God bless America. I hope whatever happens that the future improves. That they find a way out of this mess. And that this administration gets given the arse in the mid terms.

7 comments:

  1. I didn't find out about it till the alarm went off on September 12 to get me out of bed for work. I didn't think to turn the TV on - I got ready as I normally do with the radio on. I remember almost crying as I was driving in.

    The weirdest part was at work when they told us they'd upgraded the security alert level. Because of the procedures at the time, that meant we had to close all the blinds - so that if a truck bomb went off outside the blinds would slow down the window glass as it imploded inwards and hopefully stop us getting shredded. Not that they said that was the reason, but it was.

    People joked in a very half-hearted way that it was so we couldn't see the planes coming.

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  2. Remind me to describe to you all how I spent my September 11 sometime ... surreal in hindsight.

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  3. Yeah that was a messed up day to be at work.

    On the lighter side check this out!

    blog about S11 tat

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  4. Oh and read this one too. Andrew Sullivan on the use of torture as a PR coup for the Republicans in the upcoming mid terms.

    Yep. As a coup. As in 'we sure showed 'dem ragheads whose boss.'

    I still can't believe people vote for these fuckwads.

    torture as a PR coup"

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  5. Not to shine some sun on your rainy day, or anything, but...

    While I agree with much of your post...

    I don't necessarily see the current conflict as being a big fat failure. What the Coalition forces in Iraq and Afghanistan are trying to achieve has never been done - to defeat a country militarily, with an absolute minimum of friendly casualties, expenditure, civilian casualties, and damage to infrastructure, to build liberal and democratic institutions in largely tribal cultures ruled by corrupt institutions and with laws rooted in theology and the blood feud, without shifting the country to a war footing and without the support of many of the home country's electors, elected officials, or media organisations, operating under an unprecedented level of scrutiny, and patiently refusing to respond in kind to the unrestrained barbarity of the armed opposition.

    It seems to me, then, that such a task might take more than a year or two or three to complete successfully. It would have been easier had either or both countries been smashed flat and rebuilt from scratch... but that was politically untenable. God forbid the US should do to Iraq what they did to Japan. Look how that turned out.

    As for what might have happened had the USC come down for Gore?

    The US would have signed the Kyoto agreement, and no doubt have implemented it. Australia would have followed suit - not for us standing alone against the world.

    Something might have been done about the Taliban. Maybe. But let's face it, the Afghans drove the Russians out, going into Afghanistan would have been scary. If they did, well, NATO doesn't have a whole lot of fight in it any more, absent the USA, so any expedition to Afghanistan - which would have been questionable in my view - would have looked much like it does now. But an air campaign with no ground campaign would have been more likely IMHO, with maybe some SF types on the ground. I can't see regime change taking place. UBL would not have been found.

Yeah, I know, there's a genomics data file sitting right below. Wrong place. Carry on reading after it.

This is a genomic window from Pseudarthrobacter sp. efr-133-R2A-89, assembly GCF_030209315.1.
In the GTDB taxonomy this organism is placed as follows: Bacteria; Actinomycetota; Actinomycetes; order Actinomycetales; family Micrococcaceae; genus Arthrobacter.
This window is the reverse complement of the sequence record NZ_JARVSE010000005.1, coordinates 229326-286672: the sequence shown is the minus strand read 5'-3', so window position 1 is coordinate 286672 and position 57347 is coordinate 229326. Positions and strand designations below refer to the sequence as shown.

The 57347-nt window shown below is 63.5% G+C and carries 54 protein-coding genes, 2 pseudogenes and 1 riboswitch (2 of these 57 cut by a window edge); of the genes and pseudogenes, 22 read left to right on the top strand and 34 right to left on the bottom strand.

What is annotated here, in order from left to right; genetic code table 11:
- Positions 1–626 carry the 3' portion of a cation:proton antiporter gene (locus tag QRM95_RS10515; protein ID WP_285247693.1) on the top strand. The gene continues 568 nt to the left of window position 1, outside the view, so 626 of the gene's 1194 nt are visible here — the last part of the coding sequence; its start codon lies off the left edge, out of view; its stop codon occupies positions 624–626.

Iraq would not have been invaded. No doubt the US would have continued to shout in the UN and fly air missions over the no-fly zones. Sanctions would have continued, oil-for-food would have continued to line the pockets of jackals in and out of Iraq, Kurds and marsh Arabs in Iraq (along with ordinary Shi'a Iraqis) would have continued to die in tens and hundreds.

    Maybe Gore would have been as successful as Carter or even Clinton in moving the Israeli-Palestinian peace process forward. Or, in other words, Israelis and Palestinians would continue trying alternately to talk and kill each other. Hizbullah occasionally would get into the mix.

    Partisan party politics in the US would have become more polarised, as moderates in both parties are battered from either side. Well, that much hasn't changed.

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  6. Sanctions would have continued, oil-for-food would have continued to line the pockets of jackals in and out of Iraq, Kurds and marsh Arabs in Iraq (along with ordinary Shi'a Iraqis) would have continued to die in tens and hundreds.

    Instead of the tens of thousands that died who were non combatants in the invasion.

    But then what's the value of a life?

    As for Iraq, I backed the invasion on WMD grounds. Hell I thought regime change - the real reason - was fair enough. But then I actually read about it and saw what was happening and realised the absolute fuck up they, the US administration, allowed it to become.

    These being

    1) Garrisoning it with 200,000 instead of the 800,000 needed

    2) Sacking anyone that was a Ba'athist and the entire army losing in one stroke almost all professionals and putting the one native organisation that could be retooled for reconstruction out on the street and at the mercy of fanatical recruitment.

    What a complete shomozzle. It could have been done successfully. It could have, but then the US administration allowed blind ideology and belief in their RMA warfighting capability to ignore the realities of governing a fractious country.

    You'd think what happened in Yugoslavia would have been a wake up call. But oh no...

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  7. So your basic criticism is they did the right thing, but badly?